Some people who previously were willing to wait decided against that in February when Shoaib was attacked in newspaper office by, among others, operatives of the ruling party. The fact that the government has refused to take action on Shoaib's complaint against his attackers -- who are known to the police -- further confirms the belief that the Awami League government might not be what it advertised itself as prior to the election. There is even some considered opinion that it is doing so at the expense of the Bangladeshi people, at the behest of one of its supporters who has a personal vendetta against Shoaib.
In a meeting at the Bangladeshi Embassy in Washington, Ambassador M. Humayun Kabir addressed Bangladesh's inability to gain favorable trade status in the US by asking me, "How can you hold up aid for 150 million people because of one man?"
"How can I? How can you?" I responded. "You're the ones prosecuting a case you have admitted to be false. You're the ones telling the rest of the world that you place the feelings of the radicals above your own laws. All you have to do is stop it. How can I? How can you do this to your people?"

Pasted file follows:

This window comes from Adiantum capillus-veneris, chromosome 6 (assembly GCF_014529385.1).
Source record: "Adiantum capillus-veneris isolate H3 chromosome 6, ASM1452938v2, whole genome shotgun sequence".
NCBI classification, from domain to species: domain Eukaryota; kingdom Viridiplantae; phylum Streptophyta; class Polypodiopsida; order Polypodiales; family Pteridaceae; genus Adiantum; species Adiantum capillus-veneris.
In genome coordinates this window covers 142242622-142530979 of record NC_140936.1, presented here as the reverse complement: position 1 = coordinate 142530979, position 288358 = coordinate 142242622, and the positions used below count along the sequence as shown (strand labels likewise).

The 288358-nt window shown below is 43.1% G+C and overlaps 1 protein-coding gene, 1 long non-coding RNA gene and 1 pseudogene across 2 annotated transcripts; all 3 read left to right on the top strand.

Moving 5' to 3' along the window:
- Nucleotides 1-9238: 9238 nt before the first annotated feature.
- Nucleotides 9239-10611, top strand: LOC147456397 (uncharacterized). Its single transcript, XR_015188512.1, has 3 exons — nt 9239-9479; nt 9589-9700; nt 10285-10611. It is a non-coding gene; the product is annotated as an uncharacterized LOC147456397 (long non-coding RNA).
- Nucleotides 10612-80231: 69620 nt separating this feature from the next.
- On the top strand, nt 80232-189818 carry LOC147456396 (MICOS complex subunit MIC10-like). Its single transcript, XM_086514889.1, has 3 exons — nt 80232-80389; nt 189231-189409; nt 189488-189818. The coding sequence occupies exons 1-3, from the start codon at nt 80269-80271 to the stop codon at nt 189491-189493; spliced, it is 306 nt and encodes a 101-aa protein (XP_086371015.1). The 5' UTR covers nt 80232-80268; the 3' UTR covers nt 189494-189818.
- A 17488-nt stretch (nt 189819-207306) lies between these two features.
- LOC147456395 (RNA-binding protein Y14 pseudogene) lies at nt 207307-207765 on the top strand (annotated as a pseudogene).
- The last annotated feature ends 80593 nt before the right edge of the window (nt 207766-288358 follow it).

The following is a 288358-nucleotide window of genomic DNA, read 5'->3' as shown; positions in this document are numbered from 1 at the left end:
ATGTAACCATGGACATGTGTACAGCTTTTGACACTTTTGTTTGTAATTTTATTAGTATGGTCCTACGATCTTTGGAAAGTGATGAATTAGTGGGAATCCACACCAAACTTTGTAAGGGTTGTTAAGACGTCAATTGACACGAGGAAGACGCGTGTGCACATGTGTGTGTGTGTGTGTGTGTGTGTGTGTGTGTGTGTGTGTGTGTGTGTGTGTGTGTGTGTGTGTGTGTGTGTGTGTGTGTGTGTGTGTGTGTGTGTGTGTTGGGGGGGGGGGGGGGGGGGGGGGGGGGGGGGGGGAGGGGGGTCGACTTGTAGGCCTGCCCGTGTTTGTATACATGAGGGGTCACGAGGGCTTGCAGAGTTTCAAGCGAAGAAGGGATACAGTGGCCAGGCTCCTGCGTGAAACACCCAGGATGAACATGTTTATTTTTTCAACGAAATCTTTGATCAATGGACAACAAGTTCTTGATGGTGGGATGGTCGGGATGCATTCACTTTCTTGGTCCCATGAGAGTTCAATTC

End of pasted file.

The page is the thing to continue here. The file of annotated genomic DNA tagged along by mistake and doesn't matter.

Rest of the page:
For the past six months, Shoaib's defenders in and out of several governments, have taken a wait and see approach wondering if Bangladesh will defend its own legal integrity and stop this illicit prosecution or not. Many are beginning to believe that the Awami League government has already given them its answer.

Copyright - Original materials copyright (c) by the authors. Originally posted at Please do link to these articles, quote from them and forward them by email to friends with this notice. Other uses require written permission of the author.